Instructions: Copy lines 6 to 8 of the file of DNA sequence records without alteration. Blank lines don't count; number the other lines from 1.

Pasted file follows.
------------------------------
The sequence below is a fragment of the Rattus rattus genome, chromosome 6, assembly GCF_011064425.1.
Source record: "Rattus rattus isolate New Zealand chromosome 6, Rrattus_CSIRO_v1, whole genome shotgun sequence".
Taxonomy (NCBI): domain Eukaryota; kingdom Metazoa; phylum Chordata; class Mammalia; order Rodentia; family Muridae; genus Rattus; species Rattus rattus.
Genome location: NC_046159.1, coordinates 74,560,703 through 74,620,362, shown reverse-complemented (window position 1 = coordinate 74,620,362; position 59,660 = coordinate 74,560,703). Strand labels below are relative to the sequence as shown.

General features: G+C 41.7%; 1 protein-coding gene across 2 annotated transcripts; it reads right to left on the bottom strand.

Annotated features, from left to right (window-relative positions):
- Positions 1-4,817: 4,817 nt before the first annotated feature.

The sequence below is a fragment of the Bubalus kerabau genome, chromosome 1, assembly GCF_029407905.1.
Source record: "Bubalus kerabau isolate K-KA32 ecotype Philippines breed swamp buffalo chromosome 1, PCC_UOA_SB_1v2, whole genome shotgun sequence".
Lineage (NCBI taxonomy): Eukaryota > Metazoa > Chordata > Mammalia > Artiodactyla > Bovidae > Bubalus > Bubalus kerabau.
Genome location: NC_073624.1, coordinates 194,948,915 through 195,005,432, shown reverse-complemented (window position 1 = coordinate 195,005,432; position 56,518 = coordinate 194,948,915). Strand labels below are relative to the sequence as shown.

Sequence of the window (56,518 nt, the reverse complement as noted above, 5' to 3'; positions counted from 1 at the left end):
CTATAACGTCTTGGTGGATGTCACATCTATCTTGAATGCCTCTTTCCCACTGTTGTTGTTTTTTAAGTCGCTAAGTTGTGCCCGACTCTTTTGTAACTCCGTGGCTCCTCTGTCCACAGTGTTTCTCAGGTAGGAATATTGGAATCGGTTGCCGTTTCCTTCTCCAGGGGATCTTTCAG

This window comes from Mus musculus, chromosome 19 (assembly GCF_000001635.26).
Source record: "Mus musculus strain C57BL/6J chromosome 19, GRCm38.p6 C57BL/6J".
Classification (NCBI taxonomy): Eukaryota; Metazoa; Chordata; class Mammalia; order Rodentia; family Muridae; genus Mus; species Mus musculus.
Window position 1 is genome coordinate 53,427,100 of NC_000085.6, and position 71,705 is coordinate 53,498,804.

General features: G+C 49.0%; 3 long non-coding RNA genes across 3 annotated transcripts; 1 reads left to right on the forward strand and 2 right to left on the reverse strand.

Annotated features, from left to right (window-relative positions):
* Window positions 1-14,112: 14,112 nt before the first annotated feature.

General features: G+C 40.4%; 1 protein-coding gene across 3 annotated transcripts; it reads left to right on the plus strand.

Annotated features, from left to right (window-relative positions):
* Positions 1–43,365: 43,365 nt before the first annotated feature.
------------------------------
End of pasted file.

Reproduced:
Annotated features, from left to right (window-relative positions):
- Positions 1-4,817: 4,817 nt before the first annotated feature.

The sequence below is a fragment of the Bubalus kerabau genome, chromosome 1, assembly GCF_029407905.1.